The wheelbase of the new Isuzu Dynamic Drive platform upon which the BT-50 is based is around 100 mm shorter than the outgoing model and this translates into a fairly compact rear passenger cell. Thankfully, Mazda has injected some of the brand’s sportiness – evident in the moulded steering wheel, clean instrument binnacle and stitched roll panels on the facia – into the D-Max’s bolt-upright architecture.
As with previous D-Max/KB models, the underpinnings major in durability and rigidity, and this is reflected in more than a hint of D-Max-esque bounciness to the Mazda’s ride over pockmarked road surfaces. It also, however, positions the centre point of the Mazda’s engine just behind the front axle in a “semi-midship” arrangement that conspires with direct steering to make the new bakkie feel pleasingly nimble and car-like on the road.
Power is provided by an Isuzu-sourced 4JJC-TCX inline-four turbodiesel mated with a six-speed Aisin torque-converter ‘box. While it’s no doubt a tried-and-tested unit, it feels typically durable and doesn’t lack punch, proving second-most potent in the performance stakes behind the VW Amarok.
This range-topping Individual model is well equipped but at R794 400 it’s the second most expensive bakkie after the VW, too, setting it squarely against the most accomplished rivals in this Shootout.
Mahindra Pik Up 2,2 CRDe 4×4 S11 Karoo AT
Price: R451 999
Power: 103 kW @ 3 750 r/min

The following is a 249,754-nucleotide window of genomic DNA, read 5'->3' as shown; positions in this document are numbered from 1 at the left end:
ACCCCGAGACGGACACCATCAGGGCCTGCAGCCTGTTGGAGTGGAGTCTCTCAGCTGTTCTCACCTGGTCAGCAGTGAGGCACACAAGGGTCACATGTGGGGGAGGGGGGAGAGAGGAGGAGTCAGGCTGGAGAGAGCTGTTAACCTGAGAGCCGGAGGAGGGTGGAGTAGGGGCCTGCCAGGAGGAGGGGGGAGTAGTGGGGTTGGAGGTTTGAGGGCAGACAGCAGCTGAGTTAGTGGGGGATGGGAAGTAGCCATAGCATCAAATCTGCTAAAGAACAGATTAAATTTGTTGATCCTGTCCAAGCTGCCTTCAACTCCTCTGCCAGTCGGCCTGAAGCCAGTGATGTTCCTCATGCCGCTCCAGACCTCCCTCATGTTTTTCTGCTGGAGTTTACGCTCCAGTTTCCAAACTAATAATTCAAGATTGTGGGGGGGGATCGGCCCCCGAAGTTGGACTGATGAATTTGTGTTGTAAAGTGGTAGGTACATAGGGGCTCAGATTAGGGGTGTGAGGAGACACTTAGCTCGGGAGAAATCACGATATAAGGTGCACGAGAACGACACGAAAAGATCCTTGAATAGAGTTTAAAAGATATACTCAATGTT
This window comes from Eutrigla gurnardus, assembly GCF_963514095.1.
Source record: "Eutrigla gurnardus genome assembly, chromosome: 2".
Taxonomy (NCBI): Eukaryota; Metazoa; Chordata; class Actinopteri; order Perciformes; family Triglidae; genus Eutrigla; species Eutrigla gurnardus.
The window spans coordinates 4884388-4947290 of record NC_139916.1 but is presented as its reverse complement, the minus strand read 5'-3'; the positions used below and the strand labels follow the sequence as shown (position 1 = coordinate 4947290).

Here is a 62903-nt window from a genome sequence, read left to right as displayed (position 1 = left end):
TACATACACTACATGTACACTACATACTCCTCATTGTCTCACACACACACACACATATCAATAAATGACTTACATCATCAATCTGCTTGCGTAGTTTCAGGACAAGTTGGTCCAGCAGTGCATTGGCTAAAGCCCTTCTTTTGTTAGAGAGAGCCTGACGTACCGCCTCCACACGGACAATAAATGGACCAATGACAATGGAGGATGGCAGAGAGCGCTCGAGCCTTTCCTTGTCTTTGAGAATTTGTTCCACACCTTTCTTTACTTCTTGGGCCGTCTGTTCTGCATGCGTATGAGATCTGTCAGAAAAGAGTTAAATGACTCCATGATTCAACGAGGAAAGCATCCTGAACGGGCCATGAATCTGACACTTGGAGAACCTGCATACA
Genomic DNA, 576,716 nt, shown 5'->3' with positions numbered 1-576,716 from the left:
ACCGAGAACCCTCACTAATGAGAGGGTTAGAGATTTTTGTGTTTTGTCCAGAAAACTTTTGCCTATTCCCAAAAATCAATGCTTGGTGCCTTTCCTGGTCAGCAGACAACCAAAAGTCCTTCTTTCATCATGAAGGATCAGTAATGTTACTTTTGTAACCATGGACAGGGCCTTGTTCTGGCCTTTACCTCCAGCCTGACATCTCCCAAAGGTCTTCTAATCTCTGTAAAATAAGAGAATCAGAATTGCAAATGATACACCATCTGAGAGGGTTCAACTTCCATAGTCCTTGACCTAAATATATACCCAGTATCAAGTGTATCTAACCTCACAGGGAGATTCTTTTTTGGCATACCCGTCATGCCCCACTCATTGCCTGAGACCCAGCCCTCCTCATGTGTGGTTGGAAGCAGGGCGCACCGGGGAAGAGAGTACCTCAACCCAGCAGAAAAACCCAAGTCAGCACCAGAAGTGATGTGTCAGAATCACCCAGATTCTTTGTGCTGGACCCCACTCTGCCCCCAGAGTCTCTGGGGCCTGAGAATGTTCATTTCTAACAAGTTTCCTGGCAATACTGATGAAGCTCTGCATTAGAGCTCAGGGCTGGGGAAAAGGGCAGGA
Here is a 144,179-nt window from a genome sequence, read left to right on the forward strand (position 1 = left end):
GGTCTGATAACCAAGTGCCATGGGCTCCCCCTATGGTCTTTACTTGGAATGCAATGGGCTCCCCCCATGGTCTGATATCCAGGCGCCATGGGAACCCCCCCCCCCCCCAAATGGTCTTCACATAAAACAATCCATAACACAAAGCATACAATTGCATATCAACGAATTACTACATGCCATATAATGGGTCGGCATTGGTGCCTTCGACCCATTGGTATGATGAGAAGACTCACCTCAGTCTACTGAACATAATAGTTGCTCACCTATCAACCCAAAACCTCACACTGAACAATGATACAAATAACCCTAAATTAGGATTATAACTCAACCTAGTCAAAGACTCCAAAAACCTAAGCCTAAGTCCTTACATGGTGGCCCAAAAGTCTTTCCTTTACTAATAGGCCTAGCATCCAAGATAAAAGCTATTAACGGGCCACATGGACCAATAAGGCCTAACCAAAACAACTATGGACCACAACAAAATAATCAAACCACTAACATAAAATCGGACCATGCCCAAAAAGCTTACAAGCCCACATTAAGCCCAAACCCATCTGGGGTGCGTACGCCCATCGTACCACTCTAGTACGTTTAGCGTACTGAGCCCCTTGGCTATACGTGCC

Torque: 320 N.m @ 1 500 r/min
What Gerhard says:
“Improves with every model. Feels a bit like a Cruiser bakkie but is underpowered in this company and from the old school.”
A seasoned campaigner that’s been in production for close to 20 years, the Pik Up, with its boxy frame and rugged mechanicals has carved out a neat little niche for itself in SA’s double-cab ecosystem. Not to mention very palatable sticker prices across a range that encompasses bare-bones workhorses and more generously appointed lifestyle spinoffs such as the Karoo model we have here.
The firm’s 2,2-litre mHawk turbodiesel is a steady rather than stellar performer in most applications, so its coupling with a six-speed auto ‘box means it’s definitely not the fleetest of foot here. Although that’s unlikely to trouble an audience that will appreciate its practicality and, in the S11’s case, specifications that include a touchscreen infotainment system with sat-nav, reversing camera, air-con and electrical adjustment for windows and mirrors, to name a few. Some may scoff at the concept of this model’s “Karoo” label. It has to be said Mahindra has been quite clever; you’d never tack anything sports or performance-related to a truck this slab-sided and rugged, so embracing the Pik Up’s agrarian appeal and adding a local angle is to be applauded.
Derived from its range-topping Pik Up, the Karoo package adds a mixture of cosmetic and utility-aiding extras that include a rubberised load bin with roller shutter, model-specific roll- and nudge-bars and some updated Karoo decals. Some of these additions are more effective than others, though. The Karoo’s two-tone rims look neat but full-lock manoeuvring sometimes has the tyres scuffing the wheelarches.
At R451 999, the Pik Up is the most affordable double cab, even undercutting the JAC T8. Its combination of proven mechanicals and local flavouring ensures neither its owners nor the CAR test team will be treating it with kid gloves in this challenging comparison.